A second pass: the Hawking effect

In this section we make a more complete analysis of the information paradox.

We have noted that the existence of remnants is a problem for quantum theory. But how are remnants to be constructed? We will see that it does not seem possible to make them in classical physics. But we will find that quantum processes seem to automatically lead to the creation of remnants. The relevant process is called 'Hawking radiation', which we explain.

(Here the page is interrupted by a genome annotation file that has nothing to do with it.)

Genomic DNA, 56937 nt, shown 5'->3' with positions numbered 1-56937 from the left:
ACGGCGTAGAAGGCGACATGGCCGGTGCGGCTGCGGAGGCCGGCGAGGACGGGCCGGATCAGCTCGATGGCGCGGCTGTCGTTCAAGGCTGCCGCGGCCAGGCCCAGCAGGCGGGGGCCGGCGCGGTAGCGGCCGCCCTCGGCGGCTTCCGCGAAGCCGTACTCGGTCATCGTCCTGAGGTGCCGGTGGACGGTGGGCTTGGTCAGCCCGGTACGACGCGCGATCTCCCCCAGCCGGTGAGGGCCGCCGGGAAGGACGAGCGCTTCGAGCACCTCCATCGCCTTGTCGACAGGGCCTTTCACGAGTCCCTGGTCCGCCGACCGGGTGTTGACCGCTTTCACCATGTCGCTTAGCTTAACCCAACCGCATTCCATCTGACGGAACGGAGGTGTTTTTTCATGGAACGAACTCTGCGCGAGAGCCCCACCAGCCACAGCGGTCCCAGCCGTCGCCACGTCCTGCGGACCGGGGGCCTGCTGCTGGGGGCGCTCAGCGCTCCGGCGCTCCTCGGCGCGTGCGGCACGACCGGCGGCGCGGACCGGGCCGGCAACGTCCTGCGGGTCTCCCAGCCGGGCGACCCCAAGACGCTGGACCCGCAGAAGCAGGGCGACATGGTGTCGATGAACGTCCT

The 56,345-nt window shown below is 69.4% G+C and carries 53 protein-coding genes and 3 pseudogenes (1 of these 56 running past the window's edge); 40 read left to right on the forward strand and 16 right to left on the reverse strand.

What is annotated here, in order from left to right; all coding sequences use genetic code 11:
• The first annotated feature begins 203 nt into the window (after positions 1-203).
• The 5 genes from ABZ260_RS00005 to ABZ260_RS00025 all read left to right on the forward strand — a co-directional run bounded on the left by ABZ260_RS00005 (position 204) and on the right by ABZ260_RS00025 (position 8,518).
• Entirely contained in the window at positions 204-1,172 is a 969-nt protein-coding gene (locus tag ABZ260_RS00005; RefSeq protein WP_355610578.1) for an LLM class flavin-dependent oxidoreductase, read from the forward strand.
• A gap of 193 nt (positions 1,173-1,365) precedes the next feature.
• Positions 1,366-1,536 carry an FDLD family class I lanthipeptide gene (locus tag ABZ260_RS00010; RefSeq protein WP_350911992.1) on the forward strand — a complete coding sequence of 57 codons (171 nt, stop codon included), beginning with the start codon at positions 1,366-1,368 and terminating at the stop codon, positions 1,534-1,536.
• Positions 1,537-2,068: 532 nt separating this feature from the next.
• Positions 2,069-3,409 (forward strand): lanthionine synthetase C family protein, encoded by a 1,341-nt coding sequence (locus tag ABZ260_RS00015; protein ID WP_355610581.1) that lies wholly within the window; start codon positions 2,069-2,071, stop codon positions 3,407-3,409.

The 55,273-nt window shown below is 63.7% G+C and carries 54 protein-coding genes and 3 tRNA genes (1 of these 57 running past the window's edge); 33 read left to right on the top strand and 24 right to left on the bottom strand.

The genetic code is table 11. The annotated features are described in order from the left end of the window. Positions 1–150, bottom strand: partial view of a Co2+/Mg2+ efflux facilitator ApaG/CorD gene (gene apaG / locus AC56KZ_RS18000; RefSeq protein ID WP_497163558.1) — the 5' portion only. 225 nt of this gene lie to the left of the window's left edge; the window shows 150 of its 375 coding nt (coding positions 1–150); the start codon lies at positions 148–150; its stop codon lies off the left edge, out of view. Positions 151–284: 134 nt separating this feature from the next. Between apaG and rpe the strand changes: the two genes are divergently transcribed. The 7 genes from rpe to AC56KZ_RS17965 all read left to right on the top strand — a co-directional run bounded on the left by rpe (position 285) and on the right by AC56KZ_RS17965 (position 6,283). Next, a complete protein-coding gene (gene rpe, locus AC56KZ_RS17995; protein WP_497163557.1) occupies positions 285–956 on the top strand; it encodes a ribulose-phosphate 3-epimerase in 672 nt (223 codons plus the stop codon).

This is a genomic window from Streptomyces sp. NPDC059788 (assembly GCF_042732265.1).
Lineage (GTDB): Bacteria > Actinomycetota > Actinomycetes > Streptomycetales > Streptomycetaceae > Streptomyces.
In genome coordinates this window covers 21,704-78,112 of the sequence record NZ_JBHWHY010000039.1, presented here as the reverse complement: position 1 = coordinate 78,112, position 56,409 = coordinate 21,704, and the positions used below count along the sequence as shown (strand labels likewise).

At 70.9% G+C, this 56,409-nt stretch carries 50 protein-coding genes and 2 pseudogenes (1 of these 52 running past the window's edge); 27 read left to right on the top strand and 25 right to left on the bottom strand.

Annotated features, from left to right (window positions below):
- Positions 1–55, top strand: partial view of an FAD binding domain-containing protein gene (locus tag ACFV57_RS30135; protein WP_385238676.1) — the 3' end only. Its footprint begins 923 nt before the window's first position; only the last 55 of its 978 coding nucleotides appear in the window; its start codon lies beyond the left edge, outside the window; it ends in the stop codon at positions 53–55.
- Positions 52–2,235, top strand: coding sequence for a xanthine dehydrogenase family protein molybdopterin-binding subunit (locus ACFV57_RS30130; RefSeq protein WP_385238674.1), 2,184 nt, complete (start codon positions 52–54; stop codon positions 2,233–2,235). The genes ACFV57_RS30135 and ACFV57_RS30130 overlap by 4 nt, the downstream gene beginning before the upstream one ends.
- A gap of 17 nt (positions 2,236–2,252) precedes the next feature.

The crucial point about this radiation is the radiated particles are 'entangled' with what is left behind in the remnant. We explain the notion of quantum entanglement, and set up a notation to deal with it in more detail in later sections.

We then return to the four basic approaches to resolving the paradox, and see how they each aim to deal with the problem.